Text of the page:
Saturday, 5 February 2011

Tapioca Pudding and the Super Bowl.

Our local supermarkets have been crowded and busy these past few days. This puzzled me as we are not in “hurricane season”, nor are we in the snow and ice belt. 

Then it dawned on me.  This is “Super Bowl” weekend, the highest of American High Holy Days. 

It’s central to American belief that one should invite at least 75 of one’s closest friends to gorge on junk food, drink gallons of beer, and maybe watch the game on one’s new 185” flat screen. Tomorrow the Pittsburg Steelers will meet the Green Bay Packers in Dallas.  They play what is quaintly known as “American Fooball”.

I am a heretic and will not be partying or watching the game. I might have had a slight and theoretical interest in the Super Bowl had the New England Patriots been involved, but other than that I think that American Football (and most other professional sports) are about as fascinating as cold tapioca pudding.

(But even cynics such as I hold a bit of respect for the Packers.  Green Bay (in Wisconsin) is a city with about 100,000 residents, and the team is publicly owned.  It’s fairly cool that a team which is based in a small city, and does not have a money-bags owner is now in contention in this premier (American) Football game.)

Meanwhile my friend Derrick Jackson, a columnist at the Boston Globe, raises some important questions about (American) Football.  See

And another friend, Bob Ginn, posted this lovely cartoon about men and (televised) sports.

Friday, 4 February 2011

God save the Queen -- or the people?

The protests against miserable  and repressive regimes in Tunisia, Egypt, Jordan and other places remind me that government should be “of the people, for the people, and by the people”.

Miserable and repressive governments are not the sole province of Arab and Muslim states.   

I can think of a couple of nations which I know well, where the “people” have ceased to be stake-holders in their own governance. 

In these nations  (each has a name which begins with “United”!), government is now "by the professional politicians and for the oligarchs".

In thinking about this, my mind went back to the 19th Century hymns by Ebenezer Elliott, a great and noble champion of the poor.  His hymn is a “people’s anthem”, rather that a national anthem.  He asks God not to save the Queen, but to save the people.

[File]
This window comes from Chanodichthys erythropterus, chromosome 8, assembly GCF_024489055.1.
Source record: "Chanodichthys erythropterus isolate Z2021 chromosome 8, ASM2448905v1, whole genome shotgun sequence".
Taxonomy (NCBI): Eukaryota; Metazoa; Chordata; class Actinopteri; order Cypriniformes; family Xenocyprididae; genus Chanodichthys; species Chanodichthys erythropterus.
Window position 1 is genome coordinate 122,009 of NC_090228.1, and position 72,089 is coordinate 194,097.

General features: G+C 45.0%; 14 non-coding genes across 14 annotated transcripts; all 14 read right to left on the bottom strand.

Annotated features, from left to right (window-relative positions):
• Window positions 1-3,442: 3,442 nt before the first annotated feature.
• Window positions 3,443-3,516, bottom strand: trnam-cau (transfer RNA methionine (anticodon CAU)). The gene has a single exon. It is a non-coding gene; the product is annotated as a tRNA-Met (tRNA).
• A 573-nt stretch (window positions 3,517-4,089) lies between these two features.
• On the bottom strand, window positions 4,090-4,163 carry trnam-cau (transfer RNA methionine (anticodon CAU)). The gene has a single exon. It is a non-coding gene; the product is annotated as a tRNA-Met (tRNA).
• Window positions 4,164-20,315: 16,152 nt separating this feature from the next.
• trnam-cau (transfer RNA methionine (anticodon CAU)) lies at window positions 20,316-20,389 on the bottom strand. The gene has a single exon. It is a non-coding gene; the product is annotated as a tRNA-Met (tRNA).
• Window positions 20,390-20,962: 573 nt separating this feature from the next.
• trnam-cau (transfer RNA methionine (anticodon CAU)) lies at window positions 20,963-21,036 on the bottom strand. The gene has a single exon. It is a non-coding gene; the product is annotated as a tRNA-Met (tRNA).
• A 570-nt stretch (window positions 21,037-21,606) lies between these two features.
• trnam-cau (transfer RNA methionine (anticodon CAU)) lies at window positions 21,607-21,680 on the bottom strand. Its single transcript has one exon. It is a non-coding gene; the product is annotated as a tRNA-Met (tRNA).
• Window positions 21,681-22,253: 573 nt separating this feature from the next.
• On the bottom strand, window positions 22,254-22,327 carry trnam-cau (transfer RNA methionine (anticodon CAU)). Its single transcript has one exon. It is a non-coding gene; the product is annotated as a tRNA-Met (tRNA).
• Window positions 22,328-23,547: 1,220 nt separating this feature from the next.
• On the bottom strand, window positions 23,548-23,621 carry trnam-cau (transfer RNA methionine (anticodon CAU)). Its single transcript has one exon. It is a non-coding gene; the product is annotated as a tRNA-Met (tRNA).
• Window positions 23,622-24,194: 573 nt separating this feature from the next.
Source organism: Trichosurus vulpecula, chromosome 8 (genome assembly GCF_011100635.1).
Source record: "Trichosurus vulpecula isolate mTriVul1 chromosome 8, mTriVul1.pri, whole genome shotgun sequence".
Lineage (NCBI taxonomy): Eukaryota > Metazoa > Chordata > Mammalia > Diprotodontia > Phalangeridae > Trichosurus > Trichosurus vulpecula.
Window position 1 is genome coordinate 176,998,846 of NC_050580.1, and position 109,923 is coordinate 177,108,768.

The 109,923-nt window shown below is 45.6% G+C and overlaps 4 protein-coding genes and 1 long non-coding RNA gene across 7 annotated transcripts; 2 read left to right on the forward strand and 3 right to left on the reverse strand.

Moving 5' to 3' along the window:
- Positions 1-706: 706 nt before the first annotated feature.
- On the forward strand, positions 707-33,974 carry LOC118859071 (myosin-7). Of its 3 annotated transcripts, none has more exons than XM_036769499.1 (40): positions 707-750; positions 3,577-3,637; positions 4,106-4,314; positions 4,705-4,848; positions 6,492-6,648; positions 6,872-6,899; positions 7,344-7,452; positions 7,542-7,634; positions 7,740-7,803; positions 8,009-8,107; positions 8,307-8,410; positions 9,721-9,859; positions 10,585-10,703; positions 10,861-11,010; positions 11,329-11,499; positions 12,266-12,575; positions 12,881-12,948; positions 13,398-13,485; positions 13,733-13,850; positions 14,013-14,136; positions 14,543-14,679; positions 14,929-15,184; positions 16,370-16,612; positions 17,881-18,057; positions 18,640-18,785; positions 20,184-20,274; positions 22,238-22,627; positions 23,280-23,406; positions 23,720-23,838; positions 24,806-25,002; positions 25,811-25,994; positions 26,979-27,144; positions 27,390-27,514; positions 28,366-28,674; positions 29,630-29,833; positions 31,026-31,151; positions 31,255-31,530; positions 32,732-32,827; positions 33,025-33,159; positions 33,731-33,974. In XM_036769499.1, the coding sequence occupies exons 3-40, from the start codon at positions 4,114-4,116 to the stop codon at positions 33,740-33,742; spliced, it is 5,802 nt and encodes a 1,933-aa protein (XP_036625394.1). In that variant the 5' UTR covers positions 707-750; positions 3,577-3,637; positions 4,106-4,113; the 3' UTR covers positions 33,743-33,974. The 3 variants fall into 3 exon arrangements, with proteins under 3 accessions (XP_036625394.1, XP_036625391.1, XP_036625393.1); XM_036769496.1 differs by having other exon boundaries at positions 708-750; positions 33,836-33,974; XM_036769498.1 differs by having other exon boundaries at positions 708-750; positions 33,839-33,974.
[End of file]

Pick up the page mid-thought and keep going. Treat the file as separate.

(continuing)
(His hymn was, of course, used in “Godspell”).

You may read more about Elliott by following the link below.

First, his hymn:

When wilt Thou save the people?
O God of mercy, when?
Not kings and lord, but nations
Not thrones and crowns, but men!
Flowers of Thy heart, O God, are they
Let them not pass, like weeds, away
Their heritage a sunless day
God save the people!

Shall crime bring crime forever
Strength aiding still the strong?
Is it Thy will, O Father
That man shall toil for wrong?
"No," say Thy mountains; "No," Thy skies
Man's clouded sun shall brightly rise
And songs ascend, instead of sighs
God save the people!

When wilt Thou save the people?
O God of mercy, when?
The people, Lord, the people
Not thrones and crowns, but men!
God save the people; Thine they are
Thy children, as Thine angels fair
From vice, oppression and despair
God save the people!

Thursday, 3 February 2011

Wednesday, 2 February 2011

Jane Dunning/The Blizzard of 2011/The London Daily Mirror/Sally Caulfield

This photo' was taken earlier today  (2nd February 2011).  It was taken by a State Trooper at exit 2 on I 93 in New Hampshire.

My good colleague Jane Dunning posted it on her facebook page.  It intrigued me because quite apart from the drama of the photo' itself, I know that part of I 93 very well -  it being about 25 miles up the road from where I lived in Medford, MA.  I re-posted the photo' on my facebook page.

A bit later in the day I checked in on the U.K. site of Google News to see if it carried any up to date news about the  situation in Egypt.

My attention was drawn to an unrelated story about the inept British Premier David Cameron on the London "Daily Mirror" newspaper website.

"Lo and behold" (!) the picture was already posted to the Mirror's web-page.

I became aware (again) of the smallness and interconnectedness of our electronically linked "village"  (a.k.a. "the World").  Within just a few hours of it being taken by a N.H. State Trooper a "neat" photo' could be viewed in a British newspaper.  We are all now villagers.

Sally Caulfield?   She's a good pal, now living in North Redington Beach, FL who saw the photo' from my facebook entry.  She lived for many years in Beverly, MA.  The picture triggered her memories of trips from Massachusetts into New Hampshire.

Welcome all to the parish pump!

Tuesday, 1 February 2011

Feminism? YEAH!

Despite the abundance of  “news” which is available to us via radio, television, the internet, twitter et al,  we sometimes have to dig deep to find new stories which never make the headlines.  Thanks to a fairly cool website called Episcopal CafĂ© I was able to track down these two items.

The first  (from National Public Radio) might help us each to understand that there is no monolithic Islam, and that a secular state such as Tunisia (with an overwhelming majority Muslim population)  might indeed have something to teach us about feminism.

(You may have to "cut and paste" this link into your browser)

The inner feminist in me was also delighted to read the following article from the Irish Times, which is published in the overwhelmingly Roman Catholic Republic of Ireland.